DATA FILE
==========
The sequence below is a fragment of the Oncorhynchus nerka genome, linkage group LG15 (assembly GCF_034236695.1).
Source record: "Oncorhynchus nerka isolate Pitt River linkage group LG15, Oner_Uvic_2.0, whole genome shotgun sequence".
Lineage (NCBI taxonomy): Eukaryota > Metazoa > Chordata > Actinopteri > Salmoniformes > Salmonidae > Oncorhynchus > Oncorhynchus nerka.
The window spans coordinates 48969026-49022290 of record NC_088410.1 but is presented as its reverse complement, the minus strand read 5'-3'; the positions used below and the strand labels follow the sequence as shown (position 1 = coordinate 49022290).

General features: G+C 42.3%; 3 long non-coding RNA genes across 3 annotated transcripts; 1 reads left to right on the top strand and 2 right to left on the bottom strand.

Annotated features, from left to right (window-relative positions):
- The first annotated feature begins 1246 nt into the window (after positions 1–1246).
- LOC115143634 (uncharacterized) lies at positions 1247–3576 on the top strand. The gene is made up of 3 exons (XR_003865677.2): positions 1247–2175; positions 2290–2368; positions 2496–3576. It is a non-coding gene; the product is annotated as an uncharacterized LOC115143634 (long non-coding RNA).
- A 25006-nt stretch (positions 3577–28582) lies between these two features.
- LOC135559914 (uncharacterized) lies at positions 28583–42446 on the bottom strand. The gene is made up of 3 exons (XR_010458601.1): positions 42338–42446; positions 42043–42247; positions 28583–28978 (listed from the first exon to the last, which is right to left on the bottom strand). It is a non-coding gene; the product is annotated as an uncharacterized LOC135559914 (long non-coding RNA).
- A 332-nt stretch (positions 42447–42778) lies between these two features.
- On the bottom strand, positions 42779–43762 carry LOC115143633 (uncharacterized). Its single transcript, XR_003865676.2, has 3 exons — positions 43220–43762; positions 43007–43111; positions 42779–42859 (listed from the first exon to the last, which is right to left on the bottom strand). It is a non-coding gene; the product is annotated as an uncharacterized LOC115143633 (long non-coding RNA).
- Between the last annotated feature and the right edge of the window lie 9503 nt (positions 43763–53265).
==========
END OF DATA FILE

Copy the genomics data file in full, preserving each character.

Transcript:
The sequence below is a fragment of the Oncorhynchus nerka genome, linkage group LG15 (assembly GCF_034236695.1).
Source record: "Oncorhynchus nerka isolate Pitt River linkage group LG15, Oner_Uvic_2.0, whole genome shotgun sequence".
Lineage (NCBI taxonomy): Eukaryota > Metazoa > Chordata > Actinopteri > Salmoniformes > Salmonidae > Oncorhynchus > Oncorhynchus nerka.
The window spans coordinates 48969026-49022290 of record NC_088410.1 but is presented as its reverse complement, the minus strand read 5'-3'; the positions used below and the strand labels follow the sequence as shown (position 1 = coordinate 49022290).

General features: G+C 42.3%; 3 long non-coding RNA genes across 3 annotated transcripts; 1 reads left to right on the top strand and 2 right to left on the bottom strand.

Annotated features, from left to right (window-relative positions):
- The first annotated feature begins 1246 nt into the window (after positions 1–1246).
- LOC115143634 (uncharacterized) lies at positions 1247–3576 on the top strand. The gene is made up of 3 exons (XR_003865677.2): positions 1247–2175; positions 2290–2368; positions 2496–3576. It is a non-coding gene; the product is annotated as an uncharacterized LOC115143634 (long non-coding RNA).
- A 25006-nt stretch (positions 3577–28582) lies between these two features.
- LOC135559914 (uncharacterized) lies at positions 28583–42446 on the bottom strand. The gene is made up of 3 exons (XR_010458601.1): positions 42338–42446; positions 42043–42247; positions 28583–28978 (listed from the first exon to the last, which is right to left on the bottom strand). It is a non-coding gene; the product is annotated as an uncharacterized LOC135559914 (long non-coding RNA).
- A 332-nt stretch (positions 42447–42778) lies between these two features.
- On the bottom strand, positions 42779–43762 carry LOC115143633 (uncharacterized). Its single transcript, XR_003865676.2, has 3 exons — positions 43220–43762; positions 43007–43111; positions 42779–42859 (listed from the first exon to the last, which is right to left on the bottom strand). It is a non-coding gene; the product is annotated as an uncharacterized LOC115143633 (long non-coding RNA).
- Between the last annotated feature and the right edge of the window lie 9503 nt (positions 43763–53265).